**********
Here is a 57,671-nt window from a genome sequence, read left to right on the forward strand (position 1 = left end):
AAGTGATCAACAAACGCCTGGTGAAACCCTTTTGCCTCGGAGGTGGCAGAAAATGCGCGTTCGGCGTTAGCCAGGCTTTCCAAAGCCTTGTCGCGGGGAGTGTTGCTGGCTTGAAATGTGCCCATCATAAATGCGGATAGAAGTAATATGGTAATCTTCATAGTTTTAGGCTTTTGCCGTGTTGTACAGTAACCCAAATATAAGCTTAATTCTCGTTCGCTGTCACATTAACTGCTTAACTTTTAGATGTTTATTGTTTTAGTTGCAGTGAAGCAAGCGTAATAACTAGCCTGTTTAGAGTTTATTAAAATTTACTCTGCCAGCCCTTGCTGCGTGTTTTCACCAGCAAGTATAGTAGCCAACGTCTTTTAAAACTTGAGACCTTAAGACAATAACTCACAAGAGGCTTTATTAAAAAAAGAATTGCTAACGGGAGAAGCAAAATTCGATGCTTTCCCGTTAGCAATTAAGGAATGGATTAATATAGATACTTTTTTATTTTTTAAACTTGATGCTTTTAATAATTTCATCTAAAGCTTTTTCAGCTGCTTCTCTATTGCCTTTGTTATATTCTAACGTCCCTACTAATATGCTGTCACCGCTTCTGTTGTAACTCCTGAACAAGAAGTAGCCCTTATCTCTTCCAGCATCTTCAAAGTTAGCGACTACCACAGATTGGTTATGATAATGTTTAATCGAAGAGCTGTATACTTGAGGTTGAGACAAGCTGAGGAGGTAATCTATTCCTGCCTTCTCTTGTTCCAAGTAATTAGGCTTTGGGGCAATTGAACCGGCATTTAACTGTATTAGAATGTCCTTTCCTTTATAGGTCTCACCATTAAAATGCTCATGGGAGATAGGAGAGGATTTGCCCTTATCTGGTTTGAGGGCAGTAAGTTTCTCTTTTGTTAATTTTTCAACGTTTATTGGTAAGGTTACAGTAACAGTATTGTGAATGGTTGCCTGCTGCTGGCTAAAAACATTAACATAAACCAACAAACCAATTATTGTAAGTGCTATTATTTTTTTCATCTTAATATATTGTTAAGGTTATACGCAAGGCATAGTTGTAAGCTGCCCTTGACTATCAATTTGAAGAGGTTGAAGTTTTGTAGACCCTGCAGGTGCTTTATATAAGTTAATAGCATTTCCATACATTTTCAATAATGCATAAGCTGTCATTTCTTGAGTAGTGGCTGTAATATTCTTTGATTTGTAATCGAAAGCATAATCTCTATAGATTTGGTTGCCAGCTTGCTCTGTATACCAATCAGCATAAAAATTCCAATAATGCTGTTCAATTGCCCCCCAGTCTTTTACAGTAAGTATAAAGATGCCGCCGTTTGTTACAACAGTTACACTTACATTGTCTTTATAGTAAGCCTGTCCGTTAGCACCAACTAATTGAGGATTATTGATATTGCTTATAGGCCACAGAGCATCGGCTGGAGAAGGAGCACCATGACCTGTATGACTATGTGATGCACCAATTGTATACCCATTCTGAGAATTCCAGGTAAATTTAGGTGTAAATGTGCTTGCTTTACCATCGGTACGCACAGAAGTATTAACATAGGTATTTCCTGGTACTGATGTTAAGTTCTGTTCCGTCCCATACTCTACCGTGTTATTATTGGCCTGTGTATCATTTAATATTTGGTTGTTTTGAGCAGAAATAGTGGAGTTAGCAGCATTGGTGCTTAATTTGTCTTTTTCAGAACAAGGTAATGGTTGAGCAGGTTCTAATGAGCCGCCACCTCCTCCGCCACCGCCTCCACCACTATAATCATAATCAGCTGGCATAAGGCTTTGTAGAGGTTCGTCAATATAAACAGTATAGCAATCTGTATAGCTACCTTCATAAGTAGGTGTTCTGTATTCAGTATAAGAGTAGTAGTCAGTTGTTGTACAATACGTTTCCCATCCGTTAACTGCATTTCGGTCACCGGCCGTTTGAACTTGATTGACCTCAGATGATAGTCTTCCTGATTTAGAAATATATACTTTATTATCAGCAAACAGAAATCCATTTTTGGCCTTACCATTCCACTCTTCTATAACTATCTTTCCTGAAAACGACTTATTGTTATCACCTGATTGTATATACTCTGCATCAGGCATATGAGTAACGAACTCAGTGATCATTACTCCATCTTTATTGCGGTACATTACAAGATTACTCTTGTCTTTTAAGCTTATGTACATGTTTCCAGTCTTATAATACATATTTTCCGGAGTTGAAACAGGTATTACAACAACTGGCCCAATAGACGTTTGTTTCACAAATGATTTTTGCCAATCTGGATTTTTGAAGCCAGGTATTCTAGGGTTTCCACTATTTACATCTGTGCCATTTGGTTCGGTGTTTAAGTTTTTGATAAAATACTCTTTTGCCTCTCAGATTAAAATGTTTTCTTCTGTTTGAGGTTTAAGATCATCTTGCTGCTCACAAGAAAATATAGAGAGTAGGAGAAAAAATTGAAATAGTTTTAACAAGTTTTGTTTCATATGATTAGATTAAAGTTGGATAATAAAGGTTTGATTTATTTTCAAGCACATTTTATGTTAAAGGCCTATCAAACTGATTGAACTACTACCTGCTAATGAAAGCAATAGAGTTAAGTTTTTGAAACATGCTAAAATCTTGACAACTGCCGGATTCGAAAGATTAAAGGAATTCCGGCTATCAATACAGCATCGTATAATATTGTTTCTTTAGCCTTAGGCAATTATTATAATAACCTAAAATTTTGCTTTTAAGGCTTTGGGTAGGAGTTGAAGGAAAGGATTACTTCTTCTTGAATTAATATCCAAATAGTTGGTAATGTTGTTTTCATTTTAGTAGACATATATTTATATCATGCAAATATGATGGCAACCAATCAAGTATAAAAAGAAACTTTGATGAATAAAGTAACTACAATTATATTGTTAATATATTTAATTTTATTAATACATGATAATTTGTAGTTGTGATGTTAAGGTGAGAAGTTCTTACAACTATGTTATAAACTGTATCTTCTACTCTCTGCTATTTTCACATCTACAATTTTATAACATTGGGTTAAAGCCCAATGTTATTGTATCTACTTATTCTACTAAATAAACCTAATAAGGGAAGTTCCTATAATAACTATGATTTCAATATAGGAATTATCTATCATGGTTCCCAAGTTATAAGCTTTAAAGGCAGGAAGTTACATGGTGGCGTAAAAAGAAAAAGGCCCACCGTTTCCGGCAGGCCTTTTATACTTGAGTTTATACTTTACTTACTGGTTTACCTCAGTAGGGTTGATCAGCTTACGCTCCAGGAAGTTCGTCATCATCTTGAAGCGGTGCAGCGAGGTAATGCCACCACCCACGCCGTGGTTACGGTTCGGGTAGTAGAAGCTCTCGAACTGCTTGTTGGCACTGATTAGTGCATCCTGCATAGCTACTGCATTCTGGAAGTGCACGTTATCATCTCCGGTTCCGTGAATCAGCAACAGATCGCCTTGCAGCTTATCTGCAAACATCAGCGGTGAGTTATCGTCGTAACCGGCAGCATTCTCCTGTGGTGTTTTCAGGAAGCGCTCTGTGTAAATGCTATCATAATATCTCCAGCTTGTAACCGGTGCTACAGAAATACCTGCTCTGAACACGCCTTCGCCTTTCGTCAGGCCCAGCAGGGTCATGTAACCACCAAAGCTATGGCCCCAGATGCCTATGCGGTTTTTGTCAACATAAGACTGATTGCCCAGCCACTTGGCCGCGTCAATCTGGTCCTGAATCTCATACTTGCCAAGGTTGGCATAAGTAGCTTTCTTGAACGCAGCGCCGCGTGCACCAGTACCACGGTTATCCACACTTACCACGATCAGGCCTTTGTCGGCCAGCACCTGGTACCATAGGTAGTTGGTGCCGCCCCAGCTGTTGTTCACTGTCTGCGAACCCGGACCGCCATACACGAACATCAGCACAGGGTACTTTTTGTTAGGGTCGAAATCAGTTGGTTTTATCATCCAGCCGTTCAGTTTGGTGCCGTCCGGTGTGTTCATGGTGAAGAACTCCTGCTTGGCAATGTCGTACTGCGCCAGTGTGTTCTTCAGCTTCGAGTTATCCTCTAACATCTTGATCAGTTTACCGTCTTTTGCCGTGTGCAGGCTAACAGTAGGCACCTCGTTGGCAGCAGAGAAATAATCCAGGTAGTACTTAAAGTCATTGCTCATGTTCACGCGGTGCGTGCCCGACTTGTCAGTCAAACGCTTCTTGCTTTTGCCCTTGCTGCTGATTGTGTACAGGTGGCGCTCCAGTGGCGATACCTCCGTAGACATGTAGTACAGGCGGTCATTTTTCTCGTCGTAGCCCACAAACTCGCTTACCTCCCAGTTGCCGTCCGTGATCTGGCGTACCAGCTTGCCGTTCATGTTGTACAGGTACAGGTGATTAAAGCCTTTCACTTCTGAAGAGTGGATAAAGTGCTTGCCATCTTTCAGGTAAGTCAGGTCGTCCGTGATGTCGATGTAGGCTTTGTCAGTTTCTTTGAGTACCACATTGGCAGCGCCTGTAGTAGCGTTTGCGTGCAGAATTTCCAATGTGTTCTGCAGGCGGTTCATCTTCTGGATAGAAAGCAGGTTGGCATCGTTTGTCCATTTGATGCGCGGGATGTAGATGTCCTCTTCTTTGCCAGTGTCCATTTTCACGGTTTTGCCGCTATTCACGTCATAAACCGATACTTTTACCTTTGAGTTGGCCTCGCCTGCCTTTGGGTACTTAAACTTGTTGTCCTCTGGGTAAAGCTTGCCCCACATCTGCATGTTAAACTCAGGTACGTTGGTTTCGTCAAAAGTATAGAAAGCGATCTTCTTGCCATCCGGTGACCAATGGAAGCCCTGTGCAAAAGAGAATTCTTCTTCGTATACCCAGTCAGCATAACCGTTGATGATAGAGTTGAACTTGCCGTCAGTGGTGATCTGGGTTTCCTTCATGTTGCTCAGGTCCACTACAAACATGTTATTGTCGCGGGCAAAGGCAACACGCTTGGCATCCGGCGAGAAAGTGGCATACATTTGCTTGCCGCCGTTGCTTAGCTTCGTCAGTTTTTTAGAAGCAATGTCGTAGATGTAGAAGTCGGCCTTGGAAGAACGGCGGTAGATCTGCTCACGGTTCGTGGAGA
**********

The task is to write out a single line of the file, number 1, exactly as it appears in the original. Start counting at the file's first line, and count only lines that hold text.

Here is a 57,671-nt window from a genome sequence, read left to right on the forward strand (position 1 = left end):